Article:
Earlier this fall, community seedbank representatives from around the world took centre stage at the Food and Agriculture Organization of the UN (FAO).
Community seedbanks serve to safeguard local crop varieties and secure the supply of seeds for local communities and play a critical role in food security everywhere, be it Italy, Ethiopia or Nepal. As he welcomed International Workshop on Community Seedbanks participants to FAO, René Castro-Salazar, Assistant Director-General for Climate, Biodiversity, Land and Water Department of the FAO, rightly introduced them as "the treasure and repository of tradition knowledge, research and novelty in agriculture".
The event attracted a truly international and diverse crowd: almost 100 farmers, experts, academics, plant breeders and scientists from around the world gathered to exchange differing experiences between community seedbanks in 'the global South' and those in 'the global West'. Bioversity International's Genetic Resources Policy Specialist, Ronnie Vernooy, spoke at the event.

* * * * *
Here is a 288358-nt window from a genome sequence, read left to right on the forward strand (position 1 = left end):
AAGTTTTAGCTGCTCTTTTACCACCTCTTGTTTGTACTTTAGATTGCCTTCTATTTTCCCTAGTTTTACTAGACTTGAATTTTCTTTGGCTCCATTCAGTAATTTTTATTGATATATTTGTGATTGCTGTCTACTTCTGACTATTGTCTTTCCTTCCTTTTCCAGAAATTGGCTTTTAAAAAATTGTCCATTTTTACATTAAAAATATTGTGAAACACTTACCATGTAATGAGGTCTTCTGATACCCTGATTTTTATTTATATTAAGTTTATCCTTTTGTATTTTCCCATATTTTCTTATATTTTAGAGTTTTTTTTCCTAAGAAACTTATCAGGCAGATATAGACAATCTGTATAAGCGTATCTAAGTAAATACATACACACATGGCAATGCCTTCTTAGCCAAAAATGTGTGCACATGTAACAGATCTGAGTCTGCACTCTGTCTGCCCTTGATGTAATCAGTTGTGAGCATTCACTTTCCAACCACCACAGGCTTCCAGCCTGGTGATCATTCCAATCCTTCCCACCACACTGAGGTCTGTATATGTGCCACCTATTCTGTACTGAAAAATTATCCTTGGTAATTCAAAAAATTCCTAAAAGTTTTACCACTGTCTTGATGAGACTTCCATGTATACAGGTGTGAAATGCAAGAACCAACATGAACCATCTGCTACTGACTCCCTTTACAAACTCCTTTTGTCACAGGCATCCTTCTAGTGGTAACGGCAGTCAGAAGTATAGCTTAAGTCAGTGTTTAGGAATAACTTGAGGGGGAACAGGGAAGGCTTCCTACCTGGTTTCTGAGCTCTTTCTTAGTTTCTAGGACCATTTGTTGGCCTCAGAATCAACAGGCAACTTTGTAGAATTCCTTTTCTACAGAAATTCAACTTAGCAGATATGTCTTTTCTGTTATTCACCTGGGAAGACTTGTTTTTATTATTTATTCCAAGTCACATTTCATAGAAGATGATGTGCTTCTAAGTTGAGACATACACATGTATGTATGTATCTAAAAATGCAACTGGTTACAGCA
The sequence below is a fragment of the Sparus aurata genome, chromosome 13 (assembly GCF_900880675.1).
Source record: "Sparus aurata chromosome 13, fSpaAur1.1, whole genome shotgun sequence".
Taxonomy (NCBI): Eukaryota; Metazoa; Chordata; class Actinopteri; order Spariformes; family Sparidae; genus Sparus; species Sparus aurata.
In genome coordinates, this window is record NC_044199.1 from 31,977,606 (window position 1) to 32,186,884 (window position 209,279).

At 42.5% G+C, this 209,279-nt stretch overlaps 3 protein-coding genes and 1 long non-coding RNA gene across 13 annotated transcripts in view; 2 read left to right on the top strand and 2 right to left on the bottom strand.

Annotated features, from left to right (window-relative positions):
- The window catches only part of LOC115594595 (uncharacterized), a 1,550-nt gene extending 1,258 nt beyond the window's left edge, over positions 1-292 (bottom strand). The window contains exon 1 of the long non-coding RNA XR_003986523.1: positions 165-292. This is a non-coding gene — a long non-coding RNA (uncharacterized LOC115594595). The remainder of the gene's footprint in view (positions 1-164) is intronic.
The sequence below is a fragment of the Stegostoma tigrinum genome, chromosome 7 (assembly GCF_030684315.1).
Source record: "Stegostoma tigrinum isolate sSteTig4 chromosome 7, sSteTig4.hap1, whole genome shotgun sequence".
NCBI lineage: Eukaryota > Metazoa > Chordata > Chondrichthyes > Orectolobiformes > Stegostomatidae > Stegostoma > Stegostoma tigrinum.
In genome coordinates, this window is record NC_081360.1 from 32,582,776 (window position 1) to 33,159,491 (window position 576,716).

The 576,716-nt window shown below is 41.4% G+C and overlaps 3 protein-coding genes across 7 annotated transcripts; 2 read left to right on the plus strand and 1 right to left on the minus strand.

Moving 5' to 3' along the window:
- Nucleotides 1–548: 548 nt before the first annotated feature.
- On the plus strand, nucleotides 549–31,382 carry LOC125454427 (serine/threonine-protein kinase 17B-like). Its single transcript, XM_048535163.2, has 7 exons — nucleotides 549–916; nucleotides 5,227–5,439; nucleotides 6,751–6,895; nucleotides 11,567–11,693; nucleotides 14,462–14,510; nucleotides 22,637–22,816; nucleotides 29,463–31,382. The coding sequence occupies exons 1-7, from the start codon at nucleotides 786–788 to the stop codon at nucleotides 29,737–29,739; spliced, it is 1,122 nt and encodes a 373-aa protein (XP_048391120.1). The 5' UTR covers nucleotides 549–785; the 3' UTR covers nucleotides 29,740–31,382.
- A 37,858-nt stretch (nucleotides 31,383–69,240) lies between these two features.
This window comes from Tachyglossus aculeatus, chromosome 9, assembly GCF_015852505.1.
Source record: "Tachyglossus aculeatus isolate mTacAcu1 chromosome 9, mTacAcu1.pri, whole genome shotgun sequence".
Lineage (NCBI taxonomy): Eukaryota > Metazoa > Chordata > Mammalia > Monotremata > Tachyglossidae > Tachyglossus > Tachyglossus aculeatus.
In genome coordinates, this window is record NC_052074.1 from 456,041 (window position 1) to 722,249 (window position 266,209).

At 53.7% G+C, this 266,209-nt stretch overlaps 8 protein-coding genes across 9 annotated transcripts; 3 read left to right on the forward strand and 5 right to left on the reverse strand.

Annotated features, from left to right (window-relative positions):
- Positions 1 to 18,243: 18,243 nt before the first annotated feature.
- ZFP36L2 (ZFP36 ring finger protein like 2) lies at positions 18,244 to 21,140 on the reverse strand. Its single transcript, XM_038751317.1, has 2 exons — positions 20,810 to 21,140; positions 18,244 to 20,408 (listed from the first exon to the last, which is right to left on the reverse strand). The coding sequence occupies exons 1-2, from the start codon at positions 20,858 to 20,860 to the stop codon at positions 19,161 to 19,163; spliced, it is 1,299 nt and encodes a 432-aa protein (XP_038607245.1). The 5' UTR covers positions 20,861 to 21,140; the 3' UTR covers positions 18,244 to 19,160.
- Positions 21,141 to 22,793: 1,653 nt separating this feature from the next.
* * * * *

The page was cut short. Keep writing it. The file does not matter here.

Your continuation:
Conserving agricultural biodiversity, using it in a sustainable manner and protecting the rights of smallholder farmers were clear commonalities amongst the community seedbank representatives gathered at the workshop. All three of these topics are also key issues covered by the Plant Treaty under its Articles 5, 6 and 9, respectively.
The participants did, however, note a difference: seedbanks from the West were discovered to be more defined by their geographic location, whereas those from the global South are often more ‘communities of practice’ without necessarily sharing national identities.
The International Workshop on Community Seedbanks took place in Rome, Italy on September 22, 2017, and was co-organized by FAO International Treaty on Plant Genetic Resource for Food and Agriculture, Bioversity International and the Italian Seeds Network Rete Semi Rurali. The outcomes of this workshop were presented during the Seventh Governing Body of the ITPGRFA in Kigali, Rwanda, in late October 2017, and will feed into a report to be published by the DIVERSIFOOD Project in 2018.
Photo: ©FAO/Giuseppe Carotenuto